AUBURN, Ala. — Two years ago, it would’ve seemed impossible — barring injury — for Nate Craig-Myers to only have 20 combined catches in his freshman and sophomore seasons with Auburn football.
Yet the former top-50 recruit will enter his third year at Auburn with just those 20 catches. As a sophomore in 2017, he played in all 14 games for the Tigers but only had 16 receptions for 285 yards.
Those numbers should jump in 2018, as Auburn offensive coordinator Chip Lindsey has made a point to give Craig-Myers more opportunities downfield in the offense.
“He’s been putting in a couple of shots for me,” Craig-Myers said Thursday. “And I feel like they’re finally believing in me and giving me a chance.”
Craig-Myers was quick to add his coaches and teammates “always believed in me.” But his first statement spoke volumes — the former blue-chip receiver is excited about how Auburn is using him through the first few spring practices.
“It’s just that trust factor,” Craig-Myers said. “I feel like they’re finally getting to that level, so it feels good.”
Auburn’s coaching staff challenged Craig-Myers to find another level this offseason. He was a constant fixture on the field for Auburn, even if the targets didn’t come his way.
“Nate is a guy that [wide receivers coach Kodi Burns] is asking a lot more of to take that next step, and he’s really responding,” Auburn coach Gus Malzahn said. “You can just sense, this is his third year in the offense, and he just knows it and reacts.”
For a recruit that once held a No. 1 national ranking at his position and 5 stars next to his name as a junior, Craig-Myers is nowhere near the stereotype of the prima donna wide receiver.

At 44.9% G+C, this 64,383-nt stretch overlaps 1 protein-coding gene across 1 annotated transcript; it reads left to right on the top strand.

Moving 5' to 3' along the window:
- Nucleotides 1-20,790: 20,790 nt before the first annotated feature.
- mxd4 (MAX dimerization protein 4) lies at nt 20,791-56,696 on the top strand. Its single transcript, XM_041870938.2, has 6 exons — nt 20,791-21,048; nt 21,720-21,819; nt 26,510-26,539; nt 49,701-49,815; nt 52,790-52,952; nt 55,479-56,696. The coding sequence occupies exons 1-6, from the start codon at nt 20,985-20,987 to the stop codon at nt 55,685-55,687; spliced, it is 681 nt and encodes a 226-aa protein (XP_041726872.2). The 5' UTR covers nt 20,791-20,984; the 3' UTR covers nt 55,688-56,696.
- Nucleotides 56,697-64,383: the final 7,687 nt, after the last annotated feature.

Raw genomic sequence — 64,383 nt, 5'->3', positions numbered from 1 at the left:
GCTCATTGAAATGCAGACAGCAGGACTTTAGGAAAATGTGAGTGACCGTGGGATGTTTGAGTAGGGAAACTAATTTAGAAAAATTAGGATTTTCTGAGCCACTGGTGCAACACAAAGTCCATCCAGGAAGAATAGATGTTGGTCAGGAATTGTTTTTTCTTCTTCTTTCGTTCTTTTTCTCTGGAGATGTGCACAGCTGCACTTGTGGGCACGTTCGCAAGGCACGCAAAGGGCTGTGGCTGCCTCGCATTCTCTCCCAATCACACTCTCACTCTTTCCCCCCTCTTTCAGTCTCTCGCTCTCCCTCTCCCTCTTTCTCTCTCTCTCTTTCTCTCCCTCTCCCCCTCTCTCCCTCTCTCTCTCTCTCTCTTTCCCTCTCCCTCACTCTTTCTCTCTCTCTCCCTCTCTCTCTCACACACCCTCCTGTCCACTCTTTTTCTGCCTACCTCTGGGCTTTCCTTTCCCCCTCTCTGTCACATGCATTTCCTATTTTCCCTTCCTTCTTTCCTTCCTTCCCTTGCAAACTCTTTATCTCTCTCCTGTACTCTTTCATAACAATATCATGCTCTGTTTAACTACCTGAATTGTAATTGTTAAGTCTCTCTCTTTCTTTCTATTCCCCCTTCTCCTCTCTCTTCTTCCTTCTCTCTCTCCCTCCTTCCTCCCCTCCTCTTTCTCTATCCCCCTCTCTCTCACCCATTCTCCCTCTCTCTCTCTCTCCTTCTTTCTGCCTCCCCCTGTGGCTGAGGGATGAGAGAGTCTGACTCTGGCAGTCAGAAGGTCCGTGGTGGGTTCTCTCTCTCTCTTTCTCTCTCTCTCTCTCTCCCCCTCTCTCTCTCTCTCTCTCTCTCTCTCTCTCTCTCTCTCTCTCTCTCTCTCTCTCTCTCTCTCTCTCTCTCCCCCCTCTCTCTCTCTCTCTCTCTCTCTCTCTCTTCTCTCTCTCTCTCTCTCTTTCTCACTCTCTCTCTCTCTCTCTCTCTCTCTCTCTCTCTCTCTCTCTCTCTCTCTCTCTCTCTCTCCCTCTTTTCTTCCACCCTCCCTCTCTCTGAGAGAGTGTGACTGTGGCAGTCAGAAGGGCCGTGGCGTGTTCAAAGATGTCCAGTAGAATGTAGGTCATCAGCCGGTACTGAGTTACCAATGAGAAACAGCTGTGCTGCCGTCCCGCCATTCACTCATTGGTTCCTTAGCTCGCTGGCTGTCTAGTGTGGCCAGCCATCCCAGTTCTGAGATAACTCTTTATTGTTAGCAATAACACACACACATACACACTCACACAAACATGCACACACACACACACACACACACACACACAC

When asked about why Auburn didn’t give him many opportunities last season, he pointed at himself.
“You always go back and watch film and you see things that you could have did better, and I feel like I didn’t get more separation,” Craig-Myers. “And sometimes, defense schemed plays up that we can’t get open on. … I just felt like, whenever I didn’t get the ball, I just felt like I could do something else to help the team.”
The Tampa, Fla. native made sure to never complain about his lack of opportunities.
“I just put my head down and went to work,” Craig-Myers said. “I just did whatever I could and helped out my teammates. I feel like I could have did a little bit more, but overall, I did what I could do for my team. … I like to be around guys that just want to go out there and just help the team. Just work hard.”
Craig-Myers says he’s trying to teach that attitude to Auburn’s younger receivers. The Tigers recently signed a large class of blue-chip wideouts, many of whom will be expected to contribute early.
But if they don’t get the targets they may think they deserve, Craig-Myers can set them straight. He went through the same struggles in his first two seasons, and he’s turning the leadership skills he learned into more opportunities from his coaches.
“That’s always a good sign when the older guys get to a point where they can start coaching the younger guys, too,” Malzahn said. “Nate has the ability to make plays down the field. Kodi is going to give him the opportunity to do that in the spring, and hopefully that will carry over to next year.”
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